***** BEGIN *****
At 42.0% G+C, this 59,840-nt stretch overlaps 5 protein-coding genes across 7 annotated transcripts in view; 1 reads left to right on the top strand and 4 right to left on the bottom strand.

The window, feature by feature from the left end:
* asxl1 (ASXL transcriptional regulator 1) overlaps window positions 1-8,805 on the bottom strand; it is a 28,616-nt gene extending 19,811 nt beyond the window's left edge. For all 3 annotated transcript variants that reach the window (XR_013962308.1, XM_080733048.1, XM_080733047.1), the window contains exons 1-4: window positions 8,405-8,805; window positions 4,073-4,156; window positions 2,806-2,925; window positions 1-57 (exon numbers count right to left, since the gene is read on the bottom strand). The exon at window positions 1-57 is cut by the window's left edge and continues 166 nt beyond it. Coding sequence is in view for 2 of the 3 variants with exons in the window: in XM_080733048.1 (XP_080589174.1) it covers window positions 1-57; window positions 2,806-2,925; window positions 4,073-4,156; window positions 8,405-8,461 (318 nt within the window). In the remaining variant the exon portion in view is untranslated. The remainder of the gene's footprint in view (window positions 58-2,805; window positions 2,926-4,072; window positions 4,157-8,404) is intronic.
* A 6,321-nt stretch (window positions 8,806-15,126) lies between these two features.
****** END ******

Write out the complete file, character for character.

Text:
At 42.0% G+C, this 59,840-nt stretch overlaps 5 protein-coding genes across 7 annotated transcripts in view; 1 reads left to right on the top strand and 4 right to left on the bottom strand.

The window, feature by feature from the left end:
* asxl1 (ASXL transcriptional regulator 1) overlaps window positions 1-8,805 on the bottom strand; it is a 28,616-nt gene extending 19,811 nt beyond the window's left edge. For all 3 annotated transcript variants that reach the window (XR_013962308.1, XM_080733048.1, XM_080733047.1), the window contains exons 1-4: window positions 8,405-8,805; window positions 4,073-4,156; window positions 2,806-2,925; window positions 1-57 (exon numbers count right to left, since the gene is read on the bottom strand). The exon at window positions 1-57 is cut by the window's left edge and continues 166 nt beyond it. Coding sequence is in view for 2 of the 3 variants with exons in the window: in XM_080733048.1 (XP_080589174.1) it covers window positions 1-57; window positions 2,806-2,925; window positions 4,073-4,156; window positions 8,405-8,461 (318 nt within the window). In the remaining variant the exon portion in view is untranslated. The remainder of the gene's footprint in view (window positions 58-2,805; window positions 2,926-4,072; window positions 4,157-8,404) is intronic.
* A 6,321-nt stretch (window positions 8,806-15,126) lies between these two features.